A Shared Humanity (A Response to the Tragedy in Aurora, CO)

What happens to humanity when one human snaps? What effect does it have on the rest of us, when one person “goes postal” and kills innocent people?

First, there is the obvious: the loss of life and loved ones, which has a ripple effect that touches many people in profound ways. And for that, our hearts go out to the victims, their families and loved ones, and to the community of Aurora Colorado, whose faith in security (and perhaps in humanity) is shaken once again.

But there is also a less obvious effect, one which I think explains why everyone feels shaken by an event like this. This is the effect of a shared humanity: when even just one human suffers, we are all affected; and when one human tramples across that fragile line between being made in the image of God, and playing God, and takes innocent lives, we all somehow participate in it, and we are all diminished by it.

As you may know, the Catholics have a new word in the most recent translation of the Nicene creed: consubstantial. By saying that Jesus Christ is consubstantial with the Father, we mean that he shares the same divine nature with God the Father. But did you know that Christ is also consubstantial with humanity? Yeah, you probably did, but maybe you didn’t know the word applies here, too. To say that Jesus Christ is consubstantial with humanity is to affirm that he also shares the same human nature as the rest of us. He is one of us, and he is connected to us through our common human nature.

The point is that the actions of one human affect all of humanity, by virtue of the fact that we all share a common human nature (Romans 5:12-15). When one human causes suffering, all of humanity both suffers with the victim(s) and also participates in the sin. But the good news is that the principle works the other way, too. When one human loves his or her neighbor, humanity is raised up in dignity. And when one particular human (Jesus Christ) went to the cross, he did so on behalf of all of humanity. And because of the fact that we share a common human nature with him, he was able to take our curse, and give us his blessing (Galatians 3:13-14), which is that we can be reconciled to God, and by that reconciliation, even our humanity is glorified.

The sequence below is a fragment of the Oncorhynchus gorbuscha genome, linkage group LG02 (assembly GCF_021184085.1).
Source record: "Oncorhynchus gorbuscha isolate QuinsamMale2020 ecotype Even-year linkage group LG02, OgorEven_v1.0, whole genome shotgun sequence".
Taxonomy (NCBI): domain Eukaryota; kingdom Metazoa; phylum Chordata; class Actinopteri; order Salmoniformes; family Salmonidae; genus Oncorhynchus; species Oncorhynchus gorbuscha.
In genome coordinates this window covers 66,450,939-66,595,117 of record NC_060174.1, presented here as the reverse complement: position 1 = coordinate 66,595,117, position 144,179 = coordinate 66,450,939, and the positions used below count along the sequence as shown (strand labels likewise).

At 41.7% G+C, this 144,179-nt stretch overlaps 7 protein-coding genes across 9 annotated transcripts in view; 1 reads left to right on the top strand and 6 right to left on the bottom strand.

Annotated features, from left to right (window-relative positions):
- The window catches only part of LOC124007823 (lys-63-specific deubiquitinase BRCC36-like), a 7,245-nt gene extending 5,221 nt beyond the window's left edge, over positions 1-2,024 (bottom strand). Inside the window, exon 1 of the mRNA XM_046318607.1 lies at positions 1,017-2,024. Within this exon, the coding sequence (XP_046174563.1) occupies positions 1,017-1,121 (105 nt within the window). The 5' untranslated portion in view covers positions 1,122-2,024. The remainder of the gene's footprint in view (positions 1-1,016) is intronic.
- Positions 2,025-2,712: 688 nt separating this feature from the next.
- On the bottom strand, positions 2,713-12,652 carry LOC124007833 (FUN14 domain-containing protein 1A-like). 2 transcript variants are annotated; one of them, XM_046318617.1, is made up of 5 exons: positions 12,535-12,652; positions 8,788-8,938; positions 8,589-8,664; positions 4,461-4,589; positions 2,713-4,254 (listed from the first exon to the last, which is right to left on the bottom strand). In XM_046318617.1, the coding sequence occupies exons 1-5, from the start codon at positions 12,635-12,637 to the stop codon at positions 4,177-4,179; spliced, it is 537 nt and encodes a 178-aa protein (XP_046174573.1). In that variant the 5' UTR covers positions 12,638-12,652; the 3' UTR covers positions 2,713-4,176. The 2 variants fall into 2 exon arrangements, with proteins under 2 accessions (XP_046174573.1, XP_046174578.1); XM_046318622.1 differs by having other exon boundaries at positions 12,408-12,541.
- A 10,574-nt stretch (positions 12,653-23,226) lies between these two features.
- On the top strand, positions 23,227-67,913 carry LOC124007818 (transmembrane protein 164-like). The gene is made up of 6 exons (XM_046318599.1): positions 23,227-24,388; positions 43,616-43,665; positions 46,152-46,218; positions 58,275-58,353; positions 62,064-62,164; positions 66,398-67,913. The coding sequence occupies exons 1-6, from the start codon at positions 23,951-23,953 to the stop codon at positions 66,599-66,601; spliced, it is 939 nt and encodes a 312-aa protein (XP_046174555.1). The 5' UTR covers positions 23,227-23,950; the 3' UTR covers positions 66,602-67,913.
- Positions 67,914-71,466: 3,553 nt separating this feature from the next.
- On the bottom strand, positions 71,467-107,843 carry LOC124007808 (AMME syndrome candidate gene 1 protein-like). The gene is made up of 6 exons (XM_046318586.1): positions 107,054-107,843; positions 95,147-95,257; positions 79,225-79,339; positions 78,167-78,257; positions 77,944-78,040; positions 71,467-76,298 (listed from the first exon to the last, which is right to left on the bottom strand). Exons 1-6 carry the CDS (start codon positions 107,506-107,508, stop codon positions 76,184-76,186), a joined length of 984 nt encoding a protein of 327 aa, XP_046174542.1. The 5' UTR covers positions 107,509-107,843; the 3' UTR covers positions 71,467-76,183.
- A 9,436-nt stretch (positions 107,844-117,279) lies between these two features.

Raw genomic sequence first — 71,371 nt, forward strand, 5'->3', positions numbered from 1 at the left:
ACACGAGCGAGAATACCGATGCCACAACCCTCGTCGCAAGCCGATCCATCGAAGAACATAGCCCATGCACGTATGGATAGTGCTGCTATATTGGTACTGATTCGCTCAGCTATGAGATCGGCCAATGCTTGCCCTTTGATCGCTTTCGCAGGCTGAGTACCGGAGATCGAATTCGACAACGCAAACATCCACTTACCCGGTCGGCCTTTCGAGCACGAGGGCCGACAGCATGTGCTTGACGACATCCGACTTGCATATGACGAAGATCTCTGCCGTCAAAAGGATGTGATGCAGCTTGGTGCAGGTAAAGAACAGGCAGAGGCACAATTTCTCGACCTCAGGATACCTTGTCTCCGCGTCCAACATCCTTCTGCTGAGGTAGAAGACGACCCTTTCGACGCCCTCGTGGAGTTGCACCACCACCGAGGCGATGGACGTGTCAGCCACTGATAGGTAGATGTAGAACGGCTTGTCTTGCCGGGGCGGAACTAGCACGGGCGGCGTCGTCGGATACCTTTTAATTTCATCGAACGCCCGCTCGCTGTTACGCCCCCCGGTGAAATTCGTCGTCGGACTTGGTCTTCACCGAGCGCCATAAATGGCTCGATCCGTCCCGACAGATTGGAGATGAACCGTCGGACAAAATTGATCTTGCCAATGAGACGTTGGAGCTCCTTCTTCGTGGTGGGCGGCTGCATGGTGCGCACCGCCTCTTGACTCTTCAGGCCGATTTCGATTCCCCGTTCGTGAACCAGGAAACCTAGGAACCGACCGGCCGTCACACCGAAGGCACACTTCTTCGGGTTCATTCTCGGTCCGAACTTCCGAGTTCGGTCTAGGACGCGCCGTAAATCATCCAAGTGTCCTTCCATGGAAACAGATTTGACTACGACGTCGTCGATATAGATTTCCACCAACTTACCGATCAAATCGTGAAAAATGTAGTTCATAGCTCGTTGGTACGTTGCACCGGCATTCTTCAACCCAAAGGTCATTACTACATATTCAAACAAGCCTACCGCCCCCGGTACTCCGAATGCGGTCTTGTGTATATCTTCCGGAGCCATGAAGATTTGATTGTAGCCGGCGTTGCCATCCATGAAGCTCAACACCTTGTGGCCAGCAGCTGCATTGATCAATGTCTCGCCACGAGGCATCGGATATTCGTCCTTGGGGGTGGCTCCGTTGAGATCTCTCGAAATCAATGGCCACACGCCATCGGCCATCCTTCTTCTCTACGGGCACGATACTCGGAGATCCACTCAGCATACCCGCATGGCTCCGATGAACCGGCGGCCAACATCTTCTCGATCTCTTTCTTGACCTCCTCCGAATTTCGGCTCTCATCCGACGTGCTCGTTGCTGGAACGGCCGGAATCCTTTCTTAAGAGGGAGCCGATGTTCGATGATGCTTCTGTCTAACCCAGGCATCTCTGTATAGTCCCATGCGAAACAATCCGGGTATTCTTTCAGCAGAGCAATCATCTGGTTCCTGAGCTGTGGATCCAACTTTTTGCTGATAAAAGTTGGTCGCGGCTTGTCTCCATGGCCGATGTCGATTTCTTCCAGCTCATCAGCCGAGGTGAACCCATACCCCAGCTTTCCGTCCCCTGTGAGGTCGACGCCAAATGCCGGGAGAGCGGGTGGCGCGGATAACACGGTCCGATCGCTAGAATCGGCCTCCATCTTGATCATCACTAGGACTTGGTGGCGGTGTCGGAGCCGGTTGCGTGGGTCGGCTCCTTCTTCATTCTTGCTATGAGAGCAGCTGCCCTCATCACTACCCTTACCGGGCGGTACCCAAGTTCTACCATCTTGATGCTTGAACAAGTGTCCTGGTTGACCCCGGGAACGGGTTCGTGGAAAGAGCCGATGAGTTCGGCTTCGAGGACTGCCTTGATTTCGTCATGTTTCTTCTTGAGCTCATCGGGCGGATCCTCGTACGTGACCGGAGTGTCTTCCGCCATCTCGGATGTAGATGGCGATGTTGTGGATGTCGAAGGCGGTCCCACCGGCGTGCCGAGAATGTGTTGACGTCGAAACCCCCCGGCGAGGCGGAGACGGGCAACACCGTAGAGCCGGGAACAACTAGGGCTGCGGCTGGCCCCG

There is nothing that a human being can do, that the love of God in Christ can’t undo (Romans 8:31-39). I know that doesn’t bring the victims back, however. All I can say about that, which I hope will be a little comforting, is that whatever else heaven is, it is a reunion of those who were separated in this life. This is why the apostle Paul said (in I Thessalonians 4: 13-18) that though we grieve, let us allow our grief to have a spark of hope in it.


(and by that I mean that I wish you both kinds of peace: peace on earth, and peace of mind)

Jim Papandrea



About Jim Papandrea

Jim Papandrea is an author, educator, and singer/songwriter. Visit his website at: www.JimPapandrea.com
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2 Responses to A Shared Humanity (A Response to the Tragedy in Aurora, CO)

  1. Tony Gill says:

    Trevor Wax had a similar column in Christianity Today today.

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